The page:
by Sharese Stribling
It’s fall here in Michigan right now. The leaves are changing, the days are getting shorter, the air crisp and cool. Yesterday there was even frost on my windshield! Frost! I had to let my heater run in my car for at least ten minutes before I could actually start my daily commute to work. But do you know what else this means? It means that cozy nights of staying indoors with a mug of my favorite tea, a lit candle, and a good book are here at last. And for me, this time of year is for historical fiction, classics, and mystery thrillers.
I am what the bookish community would call a “mood reader.” A mood reader is someone who will pick up a book contingent on how they feel. In other words, my psychological state really shapes my reading, and like many others my mood is greatly affected by the weather right outside my window. If the mood strikes, I can read and read and read one specific genre until the idea of it makes me sick, and then as sudden as that mood started I’ll be on to the next one. (Ever heard of reader whiplash? Mood readers get that a lot!)
But like most things, there are pros and cons to mood reading. Here are a few of mine:
For starters, being a mood reader makes it either unbelievably easy or incredibly difficult to finish long books or series. On one hand, if I’m in the mood for a big fantasy series and I can manage to stay in that mood, a multi-book series will seem simple as pie. But on the other hand, I could be halfway through the latest bestselling fantasy novel or three books into a seven-book series and suddenly decide, hmm, I think I’m over this, and simply put it down without a plan to ever pick it up again!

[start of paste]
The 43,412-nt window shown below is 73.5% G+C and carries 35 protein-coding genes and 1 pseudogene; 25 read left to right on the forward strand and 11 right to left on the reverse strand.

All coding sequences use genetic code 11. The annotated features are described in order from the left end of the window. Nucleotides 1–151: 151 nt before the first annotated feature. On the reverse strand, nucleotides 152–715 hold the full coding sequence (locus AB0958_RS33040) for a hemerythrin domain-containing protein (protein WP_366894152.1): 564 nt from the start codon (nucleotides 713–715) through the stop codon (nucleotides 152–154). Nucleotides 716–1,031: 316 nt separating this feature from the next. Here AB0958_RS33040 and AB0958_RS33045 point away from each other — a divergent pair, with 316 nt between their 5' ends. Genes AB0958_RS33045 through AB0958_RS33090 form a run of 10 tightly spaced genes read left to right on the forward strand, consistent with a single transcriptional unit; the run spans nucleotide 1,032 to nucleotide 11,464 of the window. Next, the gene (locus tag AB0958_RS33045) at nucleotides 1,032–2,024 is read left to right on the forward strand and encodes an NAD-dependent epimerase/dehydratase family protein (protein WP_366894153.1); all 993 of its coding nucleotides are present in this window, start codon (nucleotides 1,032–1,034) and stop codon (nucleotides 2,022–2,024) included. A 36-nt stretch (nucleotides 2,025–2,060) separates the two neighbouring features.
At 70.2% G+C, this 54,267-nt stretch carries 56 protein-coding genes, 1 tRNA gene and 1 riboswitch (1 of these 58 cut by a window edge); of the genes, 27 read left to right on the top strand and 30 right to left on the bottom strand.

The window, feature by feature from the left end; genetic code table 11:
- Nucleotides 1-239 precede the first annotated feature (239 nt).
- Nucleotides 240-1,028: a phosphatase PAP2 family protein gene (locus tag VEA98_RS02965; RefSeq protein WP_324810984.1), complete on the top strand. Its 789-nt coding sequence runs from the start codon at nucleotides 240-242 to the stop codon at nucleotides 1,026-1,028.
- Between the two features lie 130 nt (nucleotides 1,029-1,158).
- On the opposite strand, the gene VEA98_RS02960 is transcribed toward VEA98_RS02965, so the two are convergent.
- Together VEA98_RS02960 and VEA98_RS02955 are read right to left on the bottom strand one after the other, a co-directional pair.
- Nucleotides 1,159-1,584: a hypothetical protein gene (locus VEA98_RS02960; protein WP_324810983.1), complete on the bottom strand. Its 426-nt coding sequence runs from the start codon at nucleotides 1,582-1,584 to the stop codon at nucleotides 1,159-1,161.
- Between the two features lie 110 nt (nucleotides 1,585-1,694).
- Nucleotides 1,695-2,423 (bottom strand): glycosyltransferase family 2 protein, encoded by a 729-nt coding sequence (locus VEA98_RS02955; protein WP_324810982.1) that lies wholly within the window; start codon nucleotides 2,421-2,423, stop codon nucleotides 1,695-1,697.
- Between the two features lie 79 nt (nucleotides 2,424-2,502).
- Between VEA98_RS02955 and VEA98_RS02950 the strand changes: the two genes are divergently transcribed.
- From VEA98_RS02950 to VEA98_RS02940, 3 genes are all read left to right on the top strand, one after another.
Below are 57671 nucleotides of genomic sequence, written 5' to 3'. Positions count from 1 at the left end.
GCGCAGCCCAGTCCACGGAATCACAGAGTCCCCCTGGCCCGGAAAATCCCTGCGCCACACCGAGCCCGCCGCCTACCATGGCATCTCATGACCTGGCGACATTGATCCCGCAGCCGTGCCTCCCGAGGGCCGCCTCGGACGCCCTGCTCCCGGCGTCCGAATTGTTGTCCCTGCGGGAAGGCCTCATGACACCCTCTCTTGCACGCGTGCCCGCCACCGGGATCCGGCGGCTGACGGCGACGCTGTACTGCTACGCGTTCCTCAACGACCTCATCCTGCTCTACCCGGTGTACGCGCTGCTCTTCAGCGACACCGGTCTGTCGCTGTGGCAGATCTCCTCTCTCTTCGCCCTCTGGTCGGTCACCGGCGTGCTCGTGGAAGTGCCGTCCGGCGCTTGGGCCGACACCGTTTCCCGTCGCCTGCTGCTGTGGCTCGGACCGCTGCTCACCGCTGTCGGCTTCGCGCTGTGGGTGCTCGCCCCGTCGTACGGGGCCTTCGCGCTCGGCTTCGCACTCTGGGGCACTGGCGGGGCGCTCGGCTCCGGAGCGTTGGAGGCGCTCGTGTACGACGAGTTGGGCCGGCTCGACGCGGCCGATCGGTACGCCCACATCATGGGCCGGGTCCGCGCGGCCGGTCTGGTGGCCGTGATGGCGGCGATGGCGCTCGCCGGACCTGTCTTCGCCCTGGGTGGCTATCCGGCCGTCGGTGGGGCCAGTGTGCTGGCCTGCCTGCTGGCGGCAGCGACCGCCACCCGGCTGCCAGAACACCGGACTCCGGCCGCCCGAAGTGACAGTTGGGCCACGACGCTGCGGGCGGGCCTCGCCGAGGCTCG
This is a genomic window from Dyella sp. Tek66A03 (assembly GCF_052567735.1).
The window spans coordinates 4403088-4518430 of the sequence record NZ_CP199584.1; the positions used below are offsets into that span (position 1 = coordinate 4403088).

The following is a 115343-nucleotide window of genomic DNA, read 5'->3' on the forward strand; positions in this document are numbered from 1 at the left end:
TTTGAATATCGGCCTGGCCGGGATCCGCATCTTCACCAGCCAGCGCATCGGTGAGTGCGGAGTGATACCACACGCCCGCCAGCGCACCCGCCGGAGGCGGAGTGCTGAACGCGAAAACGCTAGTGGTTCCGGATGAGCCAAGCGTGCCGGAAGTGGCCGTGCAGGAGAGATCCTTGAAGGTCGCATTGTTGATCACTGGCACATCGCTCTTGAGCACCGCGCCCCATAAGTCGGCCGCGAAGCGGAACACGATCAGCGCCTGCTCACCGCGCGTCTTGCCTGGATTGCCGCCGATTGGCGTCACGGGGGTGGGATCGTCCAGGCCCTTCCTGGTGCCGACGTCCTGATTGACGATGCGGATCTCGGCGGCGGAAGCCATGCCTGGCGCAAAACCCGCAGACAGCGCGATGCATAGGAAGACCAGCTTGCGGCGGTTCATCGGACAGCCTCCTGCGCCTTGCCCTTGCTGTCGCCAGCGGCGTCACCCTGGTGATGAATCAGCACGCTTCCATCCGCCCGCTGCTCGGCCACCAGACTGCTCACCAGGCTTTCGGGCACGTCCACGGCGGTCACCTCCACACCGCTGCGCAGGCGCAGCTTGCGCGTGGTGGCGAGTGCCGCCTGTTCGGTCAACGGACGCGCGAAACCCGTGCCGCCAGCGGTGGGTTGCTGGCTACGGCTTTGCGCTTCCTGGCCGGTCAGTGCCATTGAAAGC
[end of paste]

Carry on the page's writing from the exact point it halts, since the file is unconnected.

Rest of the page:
Another challenging aspect of mood reading is that drafting up a to-read list is basically setting myself up for failure. I don’t know how I’ll feel a week from now, let alone a whole season from now, so trying to pick my books in advance hardly ever works. And if I pick up something that I’m not necessarily in the mood for, my final rating for it on Goodreads might be lower than, say, if I’d waited until I was absolutely raving to start it.
Being a mood reader also means that, more often than not, I enjoy all the books I end up choosing. Once I figure out what type of books I’m in the mood for, or at least the books I should avoid, the dilemma of picking out my next read essentially sorts out itself.
Now what about you? Do you consider yourself a mood reader as well? Or are you a part of the lucky bunch that actually sticks to your list?